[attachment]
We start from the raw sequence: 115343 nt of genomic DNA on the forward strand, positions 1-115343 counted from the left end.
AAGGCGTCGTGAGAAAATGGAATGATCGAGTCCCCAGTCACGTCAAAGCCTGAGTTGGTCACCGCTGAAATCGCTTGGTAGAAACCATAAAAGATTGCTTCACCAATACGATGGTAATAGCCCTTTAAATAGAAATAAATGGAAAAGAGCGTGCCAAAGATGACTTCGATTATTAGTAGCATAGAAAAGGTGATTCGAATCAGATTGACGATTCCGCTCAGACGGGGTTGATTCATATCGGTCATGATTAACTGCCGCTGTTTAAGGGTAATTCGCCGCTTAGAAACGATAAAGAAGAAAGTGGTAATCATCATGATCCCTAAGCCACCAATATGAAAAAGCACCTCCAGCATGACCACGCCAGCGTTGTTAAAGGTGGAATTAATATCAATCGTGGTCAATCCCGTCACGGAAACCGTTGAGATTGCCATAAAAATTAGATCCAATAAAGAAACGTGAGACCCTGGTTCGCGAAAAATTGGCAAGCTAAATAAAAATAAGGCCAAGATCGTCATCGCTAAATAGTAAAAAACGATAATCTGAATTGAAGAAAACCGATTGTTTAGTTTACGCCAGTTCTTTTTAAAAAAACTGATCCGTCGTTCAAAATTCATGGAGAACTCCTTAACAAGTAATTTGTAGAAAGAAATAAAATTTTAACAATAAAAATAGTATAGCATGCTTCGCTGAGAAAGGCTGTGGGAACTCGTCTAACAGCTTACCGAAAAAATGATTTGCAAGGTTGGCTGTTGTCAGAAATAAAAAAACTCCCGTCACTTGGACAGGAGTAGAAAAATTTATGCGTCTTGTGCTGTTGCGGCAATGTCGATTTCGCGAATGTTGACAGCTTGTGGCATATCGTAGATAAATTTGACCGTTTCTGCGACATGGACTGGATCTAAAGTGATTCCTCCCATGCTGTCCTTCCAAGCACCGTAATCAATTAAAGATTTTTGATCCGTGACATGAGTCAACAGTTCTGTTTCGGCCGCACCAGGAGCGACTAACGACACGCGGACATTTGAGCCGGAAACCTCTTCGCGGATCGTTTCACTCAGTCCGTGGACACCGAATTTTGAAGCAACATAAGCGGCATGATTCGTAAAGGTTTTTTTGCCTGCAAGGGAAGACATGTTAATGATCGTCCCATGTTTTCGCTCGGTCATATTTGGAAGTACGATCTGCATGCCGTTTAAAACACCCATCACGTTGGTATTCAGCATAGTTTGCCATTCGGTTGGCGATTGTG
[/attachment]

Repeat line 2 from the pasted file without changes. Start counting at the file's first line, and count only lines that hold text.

AAGGCGTCGTGAGAAAATGGAATGATCGAGTCCCCAGTCACGTCAAAGCCTGAGTTGGTCACCGCTGAAATCGCTTGGTAGAAACCATAAAAGATTGCTTCACCAATACGATGGTAATAGCCCTTTAAATAGAAATAAATGGAAAAGAGCGTGCCAAAGATGACTTCGATTATTAGTAGCATAGAAAAGGTGATTCGAATCAGATTGACGATTCCGCTCAGACGGGGTTGATTCATATCGGTCATGATTAACTGCCGCTGTTTAAGGGTAATTCGCCGCTTAGAAACGATAAAGAAGAAAGTGGTAATCATCATGATCCCTAAGCCACCAATATGAAAAAGCACCTCCAGCATGACCACGCCAGCGTTGTTAAAGGTGGAATTAATATCAATCGTGGTCAATCCCGTCACGGAAACCGTTGAGATTGCCATAAAAATTAGATCCAATAAAGAAACGTGAGACCCTGGTTCGCGAAAAATTGGCAAGCTAAATAAAAATAAGGCCAAGATCGTCATCGCTAAATAGTAAAAAACGATAATCTGAATTGAAGAAAACCGATTGTTTAGTTTACGCCAGTTCTTTTTAAAAAAACTGATCCGTCGTTCAAAATTCATGGAGAACTCCTTAACAAGTAATTTGTAGAAAGAAATAAAATTTTAACAATAAAAATAGTATAGCATGCTTCGCTGAGAAAGGCTGTGGGAACTCGTCTAACAGCTTACCGAAAAAATGATTTGCAAGGTTGGCTGTTGTCAGAAATAAAAAAACTCCCGTCACTTGGACAGGAGTAGAAAAATTTATGCGTCTTGTGCTGTTGCGGCAATGTCGATTTCGCGAATGTTGACAGCTTGTGGCATATCGTAGATAAATTTGACCGTTTCTGCGACATGGACTGGATCTAAAGTGATTCCTCCCATGCTGTCCTTCCAAGCACCGTAATCAATTAAAGATTTTTGATCCGTGACATGAGTCAACAGTTCTGTTTCGGCCGCACCAGGAGCGACTAACGACACGCGGACATTTGAGCCGGAAACCTCTTCGCGGATCGTTTCACTCAGTCCGTGGACACCGAATTTTGAAGCAACATAAGCGGCATGATTCGTAAAGGTTTTTTTGCCTGCAAGGGAAGACATGTTAATGATCGTCCCATGTTTTCGCTCGGTCATATTTGGAAGTACGATCTGCATGCCGTTTAAAACACCCATCACGTTGGTATTCAGCATAGTTTGCCATTCGGTTGGCGATTGTG